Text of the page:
Ben Mason: Dogs N Yaaa – Album Review

Ben Mason:  Dogs N Yaaa 

Out now

DL

8.5 / 10

Ben Mason evokes Drake, Eno and Elliott Smith with his nonetheless highly personal songwriting. Nat Lyon see the potential for greatness in his spellbinding album Dogs N Yaaa

Ben Mason is from Pembrokshire.  So it seems almost natural that his latest album, Dogs N Yaaa starts with the sound of singing birds. Maybe it’s a Welsh thing – I don’t know. But I needed him to explain this phenomena to me. His reply was that he’d picked up about 20 albums of bird songs from charity shops and “it was time to use them.” Albums of bird songs?  That’s a thing?

Depending on which track you start with – or if you give Dogs N Yaaa a very quick and cursory listen- this could quickly go into the acoustic folk bin. But this is one of those rare albums that you cannot simply slot. This is Ben Mason music. And it’s brilliant.

At 12 songs in 31 minutes, nothing is overdone on Dogs N Yaaa, no excess in the writing or performance.  When Mason gets into a groove, whether it’s one of the full-drone acoustic songs like the opener Trochilus Song or the hypno-electronic Willis Williams McJones-Edwards, the songs end at exactly the right moment – and the mix is near perfect.  Ben Mason makes succinct sonic statements, using a roomful of instruments and a couple of dodgy microphones and the end result is a very compelling album.

Sampled natural and acoustic instruments transition (sometimes with great subtlety and other times less so) to filtered and severely processed.  Add to the mix that Mason is a very inventive guitar player, songwriter, and engineer and Dogs N Yaaa is definitely not a folk album, despite the acoustic guitars.  Actually it’s an anagram for A Song A Day – the approach Mason took in writing and recording each of the twelve tracks. The songs that comprise the album were sporadically written over the course of a year, and there was no plan to release them – it just evolved.

Using folk and classical elements, as well as electronica  paired with extremely agile guitar work and an everyman’s voice make Dogs N Yaaa a very special and well crafted album.

In many respects, Dogs N Yaaa is winter music – and I was glad to have it as the snow was falling on a recent Monday morning.  As more snow fell, the landscape changed – that’s the same effect Ben Mason has.  There’s a level of introspection to some of the songs, such as the solo acoustic Untitled Feb 2013 (It’s A Shame) but this is no wilting folkie. Winston clocks in at just over a minute and provides a sonically packed and playful collage of mandolin, guitar, bass, “body sounds” and minimal percussion.  Taken to the extreme, Willis Williams McJones-Edwards consists entirely of sampled and processed vocal sounds that play like techno.  The songs range from near classical, graze folk and venture into the Eno realm.

There are some very striking similarities and influences that span genres that pop up when listening to Dogs N Yaaa.  In the guitar work, melody, and awkward self-consciousness of the haunting chorus – “they’ll find you out, somehow”,  the song Sue Kelele could easily pass as a newly discovered Elliott Smith gem. Like the others it’s extremely well mapped out yet takes those unexpected shifts in melody and timing that make them interesting.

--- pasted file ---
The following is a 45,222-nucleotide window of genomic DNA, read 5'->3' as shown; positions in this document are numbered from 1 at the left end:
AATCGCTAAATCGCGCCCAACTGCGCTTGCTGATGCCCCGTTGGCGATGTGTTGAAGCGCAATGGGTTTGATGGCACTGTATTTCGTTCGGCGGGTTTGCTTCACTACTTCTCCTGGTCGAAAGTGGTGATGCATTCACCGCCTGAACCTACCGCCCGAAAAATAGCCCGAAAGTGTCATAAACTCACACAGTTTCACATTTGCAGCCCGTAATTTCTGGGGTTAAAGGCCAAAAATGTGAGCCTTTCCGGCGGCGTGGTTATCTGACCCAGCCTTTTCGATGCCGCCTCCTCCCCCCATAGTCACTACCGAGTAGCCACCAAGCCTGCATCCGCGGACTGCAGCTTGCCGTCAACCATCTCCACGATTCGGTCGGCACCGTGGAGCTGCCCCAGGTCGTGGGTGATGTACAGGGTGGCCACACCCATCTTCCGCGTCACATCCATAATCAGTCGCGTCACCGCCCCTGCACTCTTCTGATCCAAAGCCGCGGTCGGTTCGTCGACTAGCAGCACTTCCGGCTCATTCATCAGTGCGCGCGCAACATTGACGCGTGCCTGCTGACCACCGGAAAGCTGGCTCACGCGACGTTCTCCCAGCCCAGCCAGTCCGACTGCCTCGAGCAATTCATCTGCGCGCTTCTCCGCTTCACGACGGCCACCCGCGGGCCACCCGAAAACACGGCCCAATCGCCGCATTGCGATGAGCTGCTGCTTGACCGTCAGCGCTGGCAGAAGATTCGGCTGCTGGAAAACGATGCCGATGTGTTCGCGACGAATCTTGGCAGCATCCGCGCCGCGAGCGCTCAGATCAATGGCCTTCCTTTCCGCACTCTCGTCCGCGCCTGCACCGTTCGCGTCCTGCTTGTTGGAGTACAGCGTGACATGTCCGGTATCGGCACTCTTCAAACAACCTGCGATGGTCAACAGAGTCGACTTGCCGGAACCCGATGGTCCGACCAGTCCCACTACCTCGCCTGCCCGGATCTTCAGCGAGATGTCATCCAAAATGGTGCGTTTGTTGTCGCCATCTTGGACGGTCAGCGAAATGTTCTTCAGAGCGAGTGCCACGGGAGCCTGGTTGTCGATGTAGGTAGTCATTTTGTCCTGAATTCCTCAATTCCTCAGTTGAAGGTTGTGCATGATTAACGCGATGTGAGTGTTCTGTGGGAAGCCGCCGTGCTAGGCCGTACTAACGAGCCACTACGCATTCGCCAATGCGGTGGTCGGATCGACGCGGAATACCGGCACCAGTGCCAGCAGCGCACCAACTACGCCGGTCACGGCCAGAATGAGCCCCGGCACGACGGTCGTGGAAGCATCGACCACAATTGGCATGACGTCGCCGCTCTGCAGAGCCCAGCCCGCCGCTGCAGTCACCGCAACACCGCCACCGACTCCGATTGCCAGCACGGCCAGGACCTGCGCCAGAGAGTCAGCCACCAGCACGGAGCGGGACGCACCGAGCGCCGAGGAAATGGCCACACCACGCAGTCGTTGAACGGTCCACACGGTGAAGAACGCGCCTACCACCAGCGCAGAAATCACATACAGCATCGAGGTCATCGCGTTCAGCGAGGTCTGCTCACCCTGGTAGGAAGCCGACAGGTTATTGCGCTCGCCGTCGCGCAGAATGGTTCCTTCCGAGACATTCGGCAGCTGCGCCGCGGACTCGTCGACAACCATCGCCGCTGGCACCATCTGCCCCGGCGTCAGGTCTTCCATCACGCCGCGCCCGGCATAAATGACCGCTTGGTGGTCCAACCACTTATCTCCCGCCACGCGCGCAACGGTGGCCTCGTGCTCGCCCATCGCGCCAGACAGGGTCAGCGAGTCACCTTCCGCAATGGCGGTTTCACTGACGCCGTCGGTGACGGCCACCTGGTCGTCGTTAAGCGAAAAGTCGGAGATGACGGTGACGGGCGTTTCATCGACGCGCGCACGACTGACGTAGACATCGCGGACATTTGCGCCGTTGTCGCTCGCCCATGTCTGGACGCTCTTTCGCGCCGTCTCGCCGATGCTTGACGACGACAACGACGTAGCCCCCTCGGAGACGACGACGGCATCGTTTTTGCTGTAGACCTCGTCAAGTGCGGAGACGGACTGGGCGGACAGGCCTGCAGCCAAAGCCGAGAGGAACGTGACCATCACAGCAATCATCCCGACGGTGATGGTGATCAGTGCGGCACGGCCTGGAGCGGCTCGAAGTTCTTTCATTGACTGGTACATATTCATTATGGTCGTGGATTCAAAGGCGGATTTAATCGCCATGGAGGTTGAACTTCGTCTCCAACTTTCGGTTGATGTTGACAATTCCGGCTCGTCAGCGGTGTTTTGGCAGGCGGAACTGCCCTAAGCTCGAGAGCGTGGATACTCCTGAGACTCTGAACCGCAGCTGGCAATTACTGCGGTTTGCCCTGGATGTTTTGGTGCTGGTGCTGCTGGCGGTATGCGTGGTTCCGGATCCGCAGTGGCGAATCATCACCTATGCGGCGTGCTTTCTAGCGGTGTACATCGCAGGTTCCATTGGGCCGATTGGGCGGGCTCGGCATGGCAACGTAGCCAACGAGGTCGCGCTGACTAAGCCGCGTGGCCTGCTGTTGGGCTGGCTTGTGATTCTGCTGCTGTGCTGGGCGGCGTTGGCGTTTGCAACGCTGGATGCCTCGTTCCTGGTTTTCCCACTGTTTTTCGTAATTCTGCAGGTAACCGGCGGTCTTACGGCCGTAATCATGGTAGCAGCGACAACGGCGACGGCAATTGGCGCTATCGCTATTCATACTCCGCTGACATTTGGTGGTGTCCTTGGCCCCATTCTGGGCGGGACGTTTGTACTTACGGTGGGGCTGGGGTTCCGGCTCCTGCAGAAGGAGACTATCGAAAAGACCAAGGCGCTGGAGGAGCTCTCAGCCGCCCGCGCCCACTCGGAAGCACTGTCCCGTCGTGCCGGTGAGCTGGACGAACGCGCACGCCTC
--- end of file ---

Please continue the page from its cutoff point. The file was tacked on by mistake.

It’s not hard to hear distant influences of Nick Drake’s finger-picking style on It’s A Shame and Cold Winter at Woodstock Farm, and there’s some very lovely Fripp-like electric guitar lines on the album closer, Fare Thee Well Oh Distant Son.  Mason’s constructed soundscapes show depth and variety and any similarities to other artists, past and present, are only passing references.  On Dogs N Yaaa he creates unique sounds and song structures, carried by a performance (considering he’s playing all of the instruments) that is first rate.

There’s nothing tentative in Mason’s playing or singing- the guitar work is strong when it needs to be and soft when it needs to be, his writing and playing always precise and highly creative.  And the vocals are what they are – him, and no one else.

Dogs N Yaaa is a collection of very honest songs, which present an impressionistic collage of sounds, emotions and partial feelings. We come away thinking that we’ve learned something about how this person thinks and looks at the world, and it’s complicated.

The most appealing aspect of Dogs N Yaaa, whether it’s the short brooding sections or the more raucous tracks like A Weird Tuesday Unedited, comes in its sounds and textures.  Electronics come in at odd times, and they work;  there’s static – and it works;  a microphone falls over and that works too; the odd re-processed and re-shaped organic sounds – they also work.   Some songs sound like they’re on the verge of falling apart, but they don’t – the slightly off time of the acoustic guitar in Fare Thee Well Oh Distant Son is held together with the vocals and a well-tuned electric line.

Dogs N Yaaa stands up to repeated listens it doesn’t get tired- you keep hearing new sounds and the random gear shifts within and between the songs. This one is on heavy rotation because it gets better each time I hear it.

~

You can stream and purchase the digital version of Dogs N Yaaa at benjaminmason.bandcamp.com.

And you should follow Ben Mason on Twitter:  @benmason_music.

All words by Nat Llyon. Find his Louder than War archive here and on Twitter

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